Photos (c) 2018 by Jari Arkko.

Sunday, August 5, 2018

Skiing San Marino... on the rocks



countries_skied++;

San Marino!

It is the 58th country.



Although I can't say there was snow... but rocks on the path from the top of Monte Titano will do. I started from Cesta, the castle at the highest point on Monte Titano at 756 meters, and the rock-floored path down provides a surprisingly good sliding for my plastic "mini skis" by Orthex, the proud sponsor of my blog.

I had never been to San Marino before, and it was an amazing experience also in other ways. The festival to celebrate the victory over fascists was held on the weekend that we visited. There were shows, people dressed in historical clothing, etc. And just the drive up to this tiny nation's mountain peak was a thrill. And the walks on the mountain between the castles were wonderful, night and day. Much recommended.









This blog article is also available on Teton Gravity Research. Tämä blogiartikkeli löytyy myös suomeksi Relaasta. All the Planetskier articles can be found from Planetskier.net.

Photos and videos (c) 2018 by Jari Arkko. All rights reserved.

Napoli Catacombs



Catacombe di San Gennaro is one of the underground burial sites in Naples. Janne and visited this on a tour, and were surprised.

Years ago, we had visited the Paris catacombs that were indeed a burial site, with many of the bones still remaining in the tunnels. The Naples catacombs surprised us in that they were much more than that.

Yes, there were graves. But there were also several chapels, places of worship, and paintings.  Much more church-like, building-like and not as cave-like as in Paris.

The graves were also individual, selected positions rather than mass collection of bones.

Halls and chapels:





More paintings:



Exit:


Photos (c) 2018 by Jari Arkko. All rights reserved.

Saturday, August 4, 2018

The Secret Keyhole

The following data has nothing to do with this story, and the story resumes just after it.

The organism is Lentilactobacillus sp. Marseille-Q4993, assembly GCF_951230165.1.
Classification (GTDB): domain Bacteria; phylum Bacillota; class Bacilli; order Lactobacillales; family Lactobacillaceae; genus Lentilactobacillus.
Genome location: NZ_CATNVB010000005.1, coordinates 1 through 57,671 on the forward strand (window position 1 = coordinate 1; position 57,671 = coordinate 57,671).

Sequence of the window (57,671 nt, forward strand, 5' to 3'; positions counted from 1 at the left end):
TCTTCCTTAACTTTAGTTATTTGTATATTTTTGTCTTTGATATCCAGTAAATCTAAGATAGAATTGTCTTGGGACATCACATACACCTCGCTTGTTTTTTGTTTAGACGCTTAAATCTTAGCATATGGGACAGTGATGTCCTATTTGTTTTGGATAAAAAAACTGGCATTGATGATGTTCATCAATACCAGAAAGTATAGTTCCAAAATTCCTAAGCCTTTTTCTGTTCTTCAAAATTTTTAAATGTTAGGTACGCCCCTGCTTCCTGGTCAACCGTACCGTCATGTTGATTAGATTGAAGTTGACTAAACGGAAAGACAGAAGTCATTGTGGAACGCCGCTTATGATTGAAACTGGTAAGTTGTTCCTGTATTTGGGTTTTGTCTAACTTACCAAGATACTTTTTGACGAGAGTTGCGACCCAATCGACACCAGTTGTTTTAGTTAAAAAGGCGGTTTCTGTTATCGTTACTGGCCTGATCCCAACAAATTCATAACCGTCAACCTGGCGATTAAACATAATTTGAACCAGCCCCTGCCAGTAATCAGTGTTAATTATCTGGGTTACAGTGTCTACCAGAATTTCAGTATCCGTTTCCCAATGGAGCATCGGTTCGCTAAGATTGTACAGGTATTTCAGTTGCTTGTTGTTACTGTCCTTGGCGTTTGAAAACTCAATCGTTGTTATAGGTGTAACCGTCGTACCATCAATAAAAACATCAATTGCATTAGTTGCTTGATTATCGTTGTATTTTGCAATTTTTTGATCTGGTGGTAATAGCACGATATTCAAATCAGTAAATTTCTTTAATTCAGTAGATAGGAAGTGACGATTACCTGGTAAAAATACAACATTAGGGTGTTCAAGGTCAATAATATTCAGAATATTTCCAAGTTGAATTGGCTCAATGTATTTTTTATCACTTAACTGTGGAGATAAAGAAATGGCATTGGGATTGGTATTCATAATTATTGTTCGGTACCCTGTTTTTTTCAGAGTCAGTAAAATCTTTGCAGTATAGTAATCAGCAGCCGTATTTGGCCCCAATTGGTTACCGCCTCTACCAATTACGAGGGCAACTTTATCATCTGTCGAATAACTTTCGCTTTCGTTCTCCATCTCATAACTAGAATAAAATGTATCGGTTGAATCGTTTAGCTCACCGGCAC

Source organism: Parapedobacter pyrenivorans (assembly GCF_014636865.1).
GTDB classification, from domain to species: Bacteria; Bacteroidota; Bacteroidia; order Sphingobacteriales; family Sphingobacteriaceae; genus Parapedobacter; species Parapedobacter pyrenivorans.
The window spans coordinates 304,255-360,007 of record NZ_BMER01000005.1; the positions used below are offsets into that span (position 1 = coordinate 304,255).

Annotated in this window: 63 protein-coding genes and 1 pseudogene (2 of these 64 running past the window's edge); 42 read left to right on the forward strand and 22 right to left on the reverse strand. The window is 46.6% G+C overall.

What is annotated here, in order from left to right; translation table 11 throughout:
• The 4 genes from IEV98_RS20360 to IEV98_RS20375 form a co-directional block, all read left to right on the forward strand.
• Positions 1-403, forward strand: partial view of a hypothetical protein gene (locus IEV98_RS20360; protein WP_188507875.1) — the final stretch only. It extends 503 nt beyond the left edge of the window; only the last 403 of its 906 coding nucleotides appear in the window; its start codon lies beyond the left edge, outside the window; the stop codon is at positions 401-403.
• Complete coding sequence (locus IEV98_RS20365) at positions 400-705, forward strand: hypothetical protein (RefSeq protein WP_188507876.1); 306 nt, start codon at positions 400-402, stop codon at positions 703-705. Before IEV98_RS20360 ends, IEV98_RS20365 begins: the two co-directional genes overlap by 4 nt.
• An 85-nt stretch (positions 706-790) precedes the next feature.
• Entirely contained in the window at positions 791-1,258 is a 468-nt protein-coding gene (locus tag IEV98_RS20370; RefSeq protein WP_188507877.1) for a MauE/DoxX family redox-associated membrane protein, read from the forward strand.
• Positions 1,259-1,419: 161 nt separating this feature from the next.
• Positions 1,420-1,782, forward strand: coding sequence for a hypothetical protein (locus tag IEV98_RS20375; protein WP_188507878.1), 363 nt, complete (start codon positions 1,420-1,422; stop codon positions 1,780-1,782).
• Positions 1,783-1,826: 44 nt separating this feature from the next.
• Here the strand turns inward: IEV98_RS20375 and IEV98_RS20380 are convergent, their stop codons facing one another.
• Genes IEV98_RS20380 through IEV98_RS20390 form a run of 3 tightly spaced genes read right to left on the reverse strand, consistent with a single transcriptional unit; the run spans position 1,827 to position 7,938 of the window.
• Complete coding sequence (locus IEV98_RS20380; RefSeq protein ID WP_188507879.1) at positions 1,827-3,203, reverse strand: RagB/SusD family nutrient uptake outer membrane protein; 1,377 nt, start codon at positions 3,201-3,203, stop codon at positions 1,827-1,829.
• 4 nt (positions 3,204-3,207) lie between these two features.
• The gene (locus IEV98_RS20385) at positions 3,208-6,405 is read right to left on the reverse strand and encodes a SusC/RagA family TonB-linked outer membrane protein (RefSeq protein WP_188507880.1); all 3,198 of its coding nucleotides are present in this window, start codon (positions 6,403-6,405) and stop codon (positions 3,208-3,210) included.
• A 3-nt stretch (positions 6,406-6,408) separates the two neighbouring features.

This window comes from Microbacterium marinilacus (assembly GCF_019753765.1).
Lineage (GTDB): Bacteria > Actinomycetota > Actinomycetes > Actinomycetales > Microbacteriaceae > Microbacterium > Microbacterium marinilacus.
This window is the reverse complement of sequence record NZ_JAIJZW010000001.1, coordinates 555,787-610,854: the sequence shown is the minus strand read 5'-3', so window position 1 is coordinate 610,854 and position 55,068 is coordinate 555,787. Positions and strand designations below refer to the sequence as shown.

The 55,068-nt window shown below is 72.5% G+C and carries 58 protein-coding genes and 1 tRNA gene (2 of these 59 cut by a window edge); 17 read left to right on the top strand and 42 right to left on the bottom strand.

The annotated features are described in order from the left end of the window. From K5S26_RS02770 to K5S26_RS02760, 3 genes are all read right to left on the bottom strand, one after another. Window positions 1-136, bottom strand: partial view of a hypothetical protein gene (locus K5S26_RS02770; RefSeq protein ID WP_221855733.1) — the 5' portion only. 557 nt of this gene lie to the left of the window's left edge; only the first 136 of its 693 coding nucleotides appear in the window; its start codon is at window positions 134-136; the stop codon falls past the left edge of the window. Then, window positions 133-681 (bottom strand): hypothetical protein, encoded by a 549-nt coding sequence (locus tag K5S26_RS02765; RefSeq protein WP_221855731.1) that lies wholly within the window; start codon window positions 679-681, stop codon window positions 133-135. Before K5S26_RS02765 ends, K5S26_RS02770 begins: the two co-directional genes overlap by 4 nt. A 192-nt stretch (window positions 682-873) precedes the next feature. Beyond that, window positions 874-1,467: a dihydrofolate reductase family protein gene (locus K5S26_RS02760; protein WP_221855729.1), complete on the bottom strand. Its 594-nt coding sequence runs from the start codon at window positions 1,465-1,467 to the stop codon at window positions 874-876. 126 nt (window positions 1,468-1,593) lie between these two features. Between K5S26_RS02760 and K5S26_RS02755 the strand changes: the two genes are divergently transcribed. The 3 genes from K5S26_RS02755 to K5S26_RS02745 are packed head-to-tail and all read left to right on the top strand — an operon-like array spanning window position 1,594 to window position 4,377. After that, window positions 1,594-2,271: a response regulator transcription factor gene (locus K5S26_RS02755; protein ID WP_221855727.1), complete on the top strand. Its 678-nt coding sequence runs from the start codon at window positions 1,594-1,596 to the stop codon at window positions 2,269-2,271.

What a find! A secret garden, but with a keyhole that reveals the most beautiful view onto it, with St. Peter's Basilica exactly in the centre of the view.

Much recommended. The address is Piazza dei Cavalieri di Malta 3, Rome.



Photos (c) 2018 by Jari Arkko and Janne Arkko. All rights reserved.

Cestius Pyramid


I did not realise there was a pyramid in Rome. Not huge, but still impressive Cestius Pyramid! Modelled after Egyptian or other pyramids, perhaps.



Photos (c) 2018 by Jari Arkko. All rights reserved.

World's Worst Cave Museum



You have to feel sorry for this little museum, as their resources are probably tight. But seriously... cave stalactites made of urethan without painting... bears with zippers... all-white plastic giraffes.

It was particularly striking contrast visiting the cave parts of this museum, as they tried to depict the feeling of Grotta di Frasassi, which we had just visited in person. Lets just say that the urethan did not do the trick for us :-)

The museum also listed other museums of zoology in the world, and got their locations terribly wrong. Stockholm isn't in the south tip of Sweden, for instance, nor is Helsinki at Tampere.

All these wonderful things can be found from Rome's museum of zoology. Much recommended for the entertainment value!